Publilius Syrus

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Publilius Syrus, a Latin writer of maxims, flourished in the 1st century BC. He was a Syrian who was brought as a slave to Italy, but by his wit and talent he won the favour of his master, who freed and educated him. Publilius' name, due to early medieval palatalization of 'l' between two 'i's[citation needed], is often presented by manuscripts (and some printed editions) in corrupt form as 'Publius'.

His mimes, in which he acted himself, had a great success in the provincial towns of Italy and at the games given by Caesar in 46 BC. Publilius was perhaps even more famous as an improviser, and received from Caesar himself the prize in a contest in which he vanquished all his competitors, including the celebrated Decimus Laberius.

All that remains of his corpus is a collection of Sententiae, a series of moral maxims in iambic and trochaic verse. This collection must have been made at a very early date, since it was known to Aulus Gellius in the 2nd century AD. Each maxim consists of a single verse, and the verses are arranged in alphabetical order according to their initial letters. In the course of time the collection was interpolated with sentences drawn from other writers, especially from apocryphal writings of Seneca the Younger; the number of genuine verses is about 700. They include many pithy sayings, such as the famous "iudex damnatur ubi nocens absolvitur" ("The judge is condemned when the guilty is acquitted") adopted as its motto by the Edinburgh Review.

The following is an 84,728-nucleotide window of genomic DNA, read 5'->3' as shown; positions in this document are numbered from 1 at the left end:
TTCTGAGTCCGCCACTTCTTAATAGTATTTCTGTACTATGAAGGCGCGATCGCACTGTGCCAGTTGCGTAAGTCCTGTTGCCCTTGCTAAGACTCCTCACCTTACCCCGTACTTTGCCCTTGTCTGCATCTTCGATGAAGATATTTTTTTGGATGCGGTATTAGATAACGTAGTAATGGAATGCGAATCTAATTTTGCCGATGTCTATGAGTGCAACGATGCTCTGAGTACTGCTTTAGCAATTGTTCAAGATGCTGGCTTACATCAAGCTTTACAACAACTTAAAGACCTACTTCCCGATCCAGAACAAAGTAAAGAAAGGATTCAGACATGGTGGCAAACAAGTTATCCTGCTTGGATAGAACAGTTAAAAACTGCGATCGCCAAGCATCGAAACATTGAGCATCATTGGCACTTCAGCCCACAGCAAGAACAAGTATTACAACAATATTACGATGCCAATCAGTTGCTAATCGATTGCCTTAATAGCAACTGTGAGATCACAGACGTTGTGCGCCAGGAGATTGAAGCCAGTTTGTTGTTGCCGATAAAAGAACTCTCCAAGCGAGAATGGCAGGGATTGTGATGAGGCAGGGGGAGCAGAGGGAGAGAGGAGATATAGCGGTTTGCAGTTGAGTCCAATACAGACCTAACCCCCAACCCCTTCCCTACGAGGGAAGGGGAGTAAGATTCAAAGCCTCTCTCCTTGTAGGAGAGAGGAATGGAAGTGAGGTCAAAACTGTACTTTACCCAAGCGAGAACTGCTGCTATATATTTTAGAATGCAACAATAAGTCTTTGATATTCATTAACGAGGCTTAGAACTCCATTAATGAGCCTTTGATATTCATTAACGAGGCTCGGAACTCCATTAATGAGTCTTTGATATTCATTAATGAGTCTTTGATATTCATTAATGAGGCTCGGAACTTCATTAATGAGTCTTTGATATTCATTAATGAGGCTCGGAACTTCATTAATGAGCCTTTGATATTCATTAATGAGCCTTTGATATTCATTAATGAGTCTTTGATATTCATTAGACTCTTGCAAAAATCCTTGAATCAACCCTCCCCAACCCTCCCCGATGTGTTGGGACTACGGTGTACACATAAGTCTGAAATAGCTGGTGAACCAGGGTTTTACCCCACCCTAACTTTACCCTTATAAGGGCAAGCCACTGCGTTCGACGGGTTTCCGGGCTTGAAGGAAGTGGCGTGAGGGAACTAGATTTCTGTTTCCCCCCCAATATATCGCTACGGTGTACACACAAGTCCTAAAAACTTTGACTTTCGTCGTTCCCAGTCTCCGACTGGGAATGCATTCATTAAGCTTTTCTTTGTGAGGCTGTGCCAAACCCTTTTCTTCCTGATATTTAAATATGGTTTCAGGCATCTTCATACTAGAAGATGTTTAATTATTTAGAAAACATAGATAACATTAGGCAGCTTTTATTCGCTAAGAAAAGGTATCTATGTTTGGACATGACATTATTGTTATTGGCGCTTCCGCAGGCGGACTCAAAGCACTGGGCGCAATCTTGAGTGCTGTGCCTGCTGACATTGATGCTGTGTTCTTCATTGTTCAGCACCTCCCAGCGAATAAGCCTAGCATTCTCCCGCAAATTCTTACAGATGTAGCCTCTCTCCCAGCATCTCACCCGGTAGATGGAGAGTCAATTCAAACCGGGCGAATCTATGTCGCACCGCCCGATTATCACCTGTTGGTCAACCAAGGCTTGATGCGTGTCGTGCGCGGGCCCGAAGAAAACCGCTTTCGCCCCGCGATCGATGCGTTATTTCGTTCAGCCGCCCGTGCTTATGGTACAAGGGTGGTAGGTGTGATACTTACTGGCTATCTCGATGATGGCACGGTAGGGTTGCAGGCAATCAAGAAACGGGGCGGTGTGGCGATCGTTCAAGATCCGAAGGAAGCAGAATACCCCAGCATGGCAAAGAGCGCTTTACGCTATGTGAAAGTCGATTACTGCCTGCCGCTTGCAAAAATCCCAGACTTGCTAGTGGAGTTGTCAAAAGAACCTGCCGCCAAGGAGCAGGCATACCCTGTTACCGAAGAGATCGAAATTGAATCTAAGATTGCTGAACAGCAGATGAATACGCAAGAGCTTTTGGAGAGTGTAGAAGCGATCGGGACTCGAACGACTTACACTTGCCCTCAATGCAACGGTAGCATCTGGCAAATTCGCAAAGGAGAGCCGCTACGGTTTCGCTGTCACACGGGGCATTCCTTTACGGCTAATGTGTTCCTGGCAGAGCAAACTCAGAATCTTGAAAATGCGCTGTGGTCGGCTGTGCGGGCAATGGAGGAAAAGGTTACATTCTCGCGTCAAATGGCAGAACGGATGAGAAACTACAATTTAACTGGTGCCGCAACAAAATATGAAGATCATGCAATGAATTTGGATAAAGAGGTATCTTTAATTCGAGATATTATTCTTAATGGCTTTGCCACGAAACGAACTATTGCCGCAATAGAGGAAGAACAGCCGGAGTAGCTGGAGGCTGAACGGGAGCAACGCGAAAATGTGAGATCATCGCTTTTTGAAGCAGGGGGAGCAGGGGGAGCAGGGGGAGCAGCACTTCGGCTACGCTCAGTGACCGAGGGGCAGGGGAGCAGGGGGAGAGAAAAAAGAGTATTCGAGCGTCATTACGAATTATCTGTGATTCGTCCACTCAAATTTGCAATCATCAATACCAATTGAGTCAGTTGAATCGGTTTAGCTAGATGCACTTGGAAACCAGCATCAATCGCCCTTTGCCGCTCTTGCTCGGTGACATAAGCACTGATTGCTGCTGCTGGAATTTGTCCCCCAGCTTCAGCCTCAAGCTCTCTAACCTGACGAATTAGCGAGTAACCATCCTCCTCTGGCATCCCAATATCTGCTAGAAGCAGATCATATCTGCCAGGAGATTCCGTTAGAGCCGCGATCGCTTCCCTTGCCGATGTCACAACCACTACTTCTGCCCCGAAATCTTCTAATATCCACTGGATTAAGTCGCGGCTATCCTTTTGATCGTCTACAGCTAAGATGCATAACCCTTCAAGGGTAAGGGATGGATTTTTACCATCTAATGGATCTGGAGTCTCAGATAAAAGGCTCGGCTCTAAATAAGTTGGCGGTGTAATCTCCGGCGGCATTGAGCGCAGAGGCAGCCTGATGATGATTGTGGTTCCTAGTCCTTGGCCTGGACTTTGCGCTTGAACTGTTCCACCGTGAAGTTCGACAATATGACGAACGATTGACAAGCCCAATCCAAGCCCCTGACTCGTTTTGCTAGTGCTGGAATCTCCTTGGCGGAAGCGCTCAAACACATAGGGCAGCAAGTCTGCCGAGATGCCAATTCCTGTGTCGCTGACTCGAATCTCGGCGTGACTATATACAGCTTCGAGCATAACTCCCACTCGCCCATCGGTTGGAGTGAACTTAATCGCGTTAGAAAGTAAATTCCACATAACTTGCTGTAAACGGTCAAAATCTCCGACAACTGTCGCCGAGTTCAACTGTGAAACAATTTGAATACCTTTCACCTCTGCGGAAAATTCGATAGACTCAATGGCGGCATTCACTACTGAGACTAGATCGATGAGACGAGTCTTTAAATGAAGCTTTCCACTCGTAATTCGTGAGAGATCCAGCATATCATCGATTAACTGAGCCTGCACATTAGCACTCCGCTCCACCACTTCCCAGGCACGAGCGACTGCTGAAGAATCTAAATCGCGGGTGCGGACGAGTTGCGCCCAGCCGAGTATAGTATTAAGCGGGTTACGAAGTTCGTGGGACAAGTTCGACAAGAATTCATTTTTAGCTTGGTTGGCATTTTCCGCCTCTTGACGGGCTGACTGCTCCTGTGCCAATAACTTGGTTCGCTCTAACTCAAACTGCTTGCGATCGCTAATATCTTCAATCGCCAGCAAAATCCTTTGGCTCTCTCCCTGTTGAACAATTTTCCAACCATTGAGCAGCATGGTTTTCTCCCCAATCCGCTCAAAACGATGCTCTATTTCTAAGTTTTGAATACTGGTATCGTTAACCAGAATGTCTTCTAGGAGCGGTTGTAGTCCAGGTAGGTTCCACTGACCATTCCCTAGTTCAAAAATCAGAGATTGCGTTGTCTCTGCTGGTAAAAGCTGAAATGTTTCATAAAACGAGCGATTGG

As of 1911, the best texts of the Sentences were those of Eduard Wölfflin (1869), A. Spengel (1874), and Wilhelm Meyer (1880), with complete critical apparatus and index verborum; editions with notes by O. Friedrich (1880), R. A. H. Bickford-Smith (1895), with full bibliography; see also W. Meyer, Die Sammlungen der Spruchverse des Publilius Syrus (1877), an important work.

Influence[edit]

Seneca the Younger had strived to develop a "sententious style" like Publilius throughout his life time.[1] He also quotes Syrus in his Moral Epistles to Lucilius in the eighth moral letter, "On the Philosopher's Seclusion"[2] and the ninety-fourth, "On the Value of Advice".[3]

William Shakespeare in the first scene of the fifth act of Much Ado About Nothing, has Don Pedro proverbially say: "if she did not hate him deadly, she would love him dearly."[4] W.L. Rushton argues that this is derived from John Lyly's Euphues. Both Shakespeare and Lyly derive this expression from Publilius.[5]

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